In order to protect the unique wildlife and habitats of Cardigan Bay, there is a strict code of conduct in place to prevent disturbance of animals and destruction of delicate habitats that all marine users need to abide by. There is more information available on the marine code of conduct here.
Cardigan Bay Bottlenose dolphins
British bottlenose dolphins (Tursiops truncatus), are amongst the largest of their species, growing up to 4m in length. In warmer climates such as Florida, bottlenose dolphins grow to a maximum of about 2.5m, just over half the length of bottlenose dolphins that can be found in the colder, temperate waters of Britain.
Research carried out by the Cardigan Bay Monitoring Project has been providing information on habitat use, social structure, and population trends for two decades. In addition to this, we have also carried out a number of studies on the effects of boat traffic and human disturbance on bottlenose dolphins.
Within Cardigan Bay, there is a population of about 200 individuals. The dolphins live in what is known as a fission-fusion society. This is a fluid society structure where individuals may stay together for a few hours or a few days before splitting up and forming new groups, although there are some that form long-term associations. Adult bottlenose dolphins tend to associate preferentially with adults of the same sex, and in southern Cardigan Ba, we often encounter ‘nursery groups’ – groups of dolphins with multiple mother-calf pairs. Calves can be present all year around but the majority are born in the summer months between May and August. Gestation is approximately 12 months and calves stay with their mothers for an average of 3 years, although the record currently stands at 7 years for a young dolphin named Tigger who has only recently left his mum!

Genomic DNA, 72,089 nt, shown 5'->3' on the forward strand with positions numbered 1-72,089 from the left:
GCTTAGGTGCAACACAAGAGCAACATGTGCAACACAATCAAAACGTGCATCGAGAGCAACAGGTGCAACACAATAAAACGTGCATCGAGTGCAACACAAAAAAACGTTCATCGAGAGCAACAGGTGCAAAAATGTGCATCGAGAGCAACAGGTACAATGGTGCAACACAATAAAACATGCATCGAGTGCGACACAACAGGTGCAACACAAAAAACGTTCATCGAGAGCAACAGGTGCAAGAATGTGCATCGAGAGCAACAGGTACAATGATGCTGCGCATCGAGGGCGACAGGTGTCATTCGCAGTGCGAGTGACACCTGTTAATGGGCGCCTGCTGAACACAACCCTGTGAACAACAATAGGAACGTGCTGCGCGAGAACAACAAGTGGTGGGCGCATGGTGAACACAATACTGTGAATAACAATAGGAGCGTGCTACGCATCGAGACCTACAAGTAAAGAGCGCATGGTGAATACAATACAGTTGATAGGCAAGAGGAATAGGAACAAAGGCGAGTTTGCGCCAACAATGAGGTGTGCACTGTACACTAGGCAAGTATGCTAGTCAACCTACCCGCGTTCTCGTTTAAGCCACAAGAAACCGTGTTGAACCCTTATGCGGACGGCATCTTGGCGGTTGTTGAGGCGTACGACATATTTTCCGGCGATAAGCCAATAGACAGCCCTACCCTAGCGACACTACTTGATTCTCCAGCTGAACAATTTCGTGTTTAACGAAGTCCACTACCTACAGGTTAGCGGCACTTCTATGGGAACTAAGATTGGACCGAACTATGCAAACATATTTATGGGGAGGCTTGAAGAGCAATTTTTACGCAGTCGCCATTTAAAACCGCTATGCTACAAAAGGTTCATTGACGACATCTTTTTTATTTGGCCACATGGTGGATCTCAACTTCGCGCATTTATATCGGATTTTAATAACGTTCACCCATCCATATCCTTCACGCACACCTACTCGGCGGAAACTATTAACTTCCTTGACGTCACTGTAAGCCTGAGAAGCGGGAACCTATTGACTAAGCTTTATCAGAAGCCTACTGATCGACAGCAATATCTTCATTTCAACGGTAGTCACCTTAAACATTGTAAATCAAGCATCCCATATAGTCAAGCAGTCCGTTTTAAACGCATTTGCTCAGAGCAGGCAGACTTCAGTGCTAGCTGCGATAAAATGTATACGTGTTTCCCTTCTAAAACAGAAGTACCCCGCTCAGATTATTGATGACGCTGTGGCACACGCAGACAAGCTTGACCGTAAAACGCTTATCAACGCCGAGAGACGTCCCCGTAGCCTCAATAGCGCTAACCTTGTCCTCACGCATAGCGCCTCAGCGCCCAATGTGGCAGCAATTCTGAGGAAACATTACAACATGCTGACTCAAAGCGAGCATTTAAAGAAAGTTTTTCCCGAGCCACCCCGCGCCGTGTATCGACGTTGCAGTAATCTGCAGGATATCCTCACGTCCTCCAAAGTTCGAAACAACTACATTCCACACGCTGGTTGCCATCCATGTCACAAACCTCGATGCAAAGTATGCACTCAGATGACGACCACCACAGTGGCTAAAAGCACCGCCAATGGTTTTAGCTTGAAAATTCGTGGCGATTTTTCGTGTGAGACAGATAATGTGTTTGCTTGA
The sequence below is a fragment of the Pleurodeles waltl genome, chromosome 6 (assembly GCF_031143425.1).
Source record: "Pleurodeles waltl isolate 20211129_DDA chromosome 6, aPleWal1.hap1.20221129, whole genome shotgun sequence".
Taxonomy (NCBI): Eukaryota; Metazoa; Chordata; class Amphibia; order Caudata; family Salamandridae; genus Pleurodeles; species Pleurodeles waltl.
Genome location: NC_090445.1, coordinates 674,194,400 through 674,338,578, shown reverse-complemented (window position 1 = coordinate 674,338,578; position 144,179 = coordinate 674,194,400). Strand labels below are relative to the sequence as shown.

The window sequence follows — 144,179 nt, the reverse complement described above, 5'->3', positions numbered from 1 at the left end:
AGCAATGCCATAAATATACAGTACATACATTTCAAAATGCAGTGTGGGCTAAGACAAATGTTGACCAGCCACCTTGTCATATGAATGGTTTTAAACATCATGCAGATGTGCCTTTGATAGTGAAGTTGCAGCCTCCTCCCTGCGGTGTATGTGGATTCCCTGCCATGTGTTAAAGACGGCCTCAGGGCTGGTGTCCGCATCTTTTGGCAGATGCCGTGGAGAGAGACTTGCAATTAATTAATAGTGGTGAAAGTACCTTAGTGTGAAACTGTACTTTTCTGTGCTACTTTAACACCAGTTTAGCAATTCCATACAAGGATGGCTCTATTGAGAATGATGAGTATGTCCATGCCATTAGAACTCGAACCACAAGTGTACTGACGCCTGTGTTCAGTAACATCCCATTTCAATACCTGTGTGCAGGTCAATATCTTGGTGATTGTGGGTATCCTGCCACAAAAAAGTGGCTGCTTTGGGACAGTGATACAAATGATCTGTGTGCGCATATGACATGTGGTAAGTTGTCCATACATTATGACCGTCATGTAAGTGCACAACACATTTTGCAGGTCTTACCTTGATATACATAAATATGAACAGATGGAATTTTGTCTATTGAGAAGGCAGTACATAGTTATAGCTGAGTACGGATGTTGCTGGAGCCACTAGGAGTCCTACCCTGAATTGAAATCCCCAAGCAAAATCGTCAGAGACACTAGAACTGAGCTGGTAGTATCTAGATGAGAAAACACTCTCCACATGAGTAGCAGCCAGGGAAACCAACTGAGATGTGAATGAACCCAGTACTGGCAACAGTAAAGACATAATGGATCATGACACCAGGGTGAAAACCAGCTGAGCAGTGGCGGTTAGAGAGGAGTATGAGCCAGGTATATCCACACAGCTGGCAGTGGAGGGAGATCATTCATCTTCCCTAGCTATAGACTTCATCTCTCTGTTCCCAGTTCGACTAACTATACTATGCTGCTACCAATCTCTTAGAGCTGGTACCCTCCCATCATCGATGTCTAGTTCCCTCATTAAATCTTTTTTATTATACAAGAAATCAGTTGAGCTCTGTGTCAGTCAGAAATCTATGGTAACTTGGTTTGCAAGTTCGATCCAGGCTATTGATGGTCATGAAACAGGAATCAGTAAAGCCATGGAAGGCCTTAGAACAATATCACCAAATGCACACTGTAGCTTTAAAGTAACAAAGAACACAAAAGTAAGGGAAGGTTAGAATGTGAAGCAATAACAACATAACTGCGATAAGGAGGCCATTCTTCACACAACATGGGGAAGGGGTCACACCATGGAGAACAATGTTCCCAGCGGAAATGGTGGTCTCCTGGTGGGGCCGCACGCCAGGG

On average, dolphin groups number around six individuals in Cardigan Bay SAC, although we commonly observe larger groups in Pen Llyn a’r Sarnau SAC in the north, or during the winter months when prey is more patchily distributed and animals aggregate around limited resources. Dolphin behaviour varies with season, and whereas some animals stay in Cardigan Bay throughout the year, a large proportion migrates north towards Anglesey and the Isle of Man in pursuit of prey.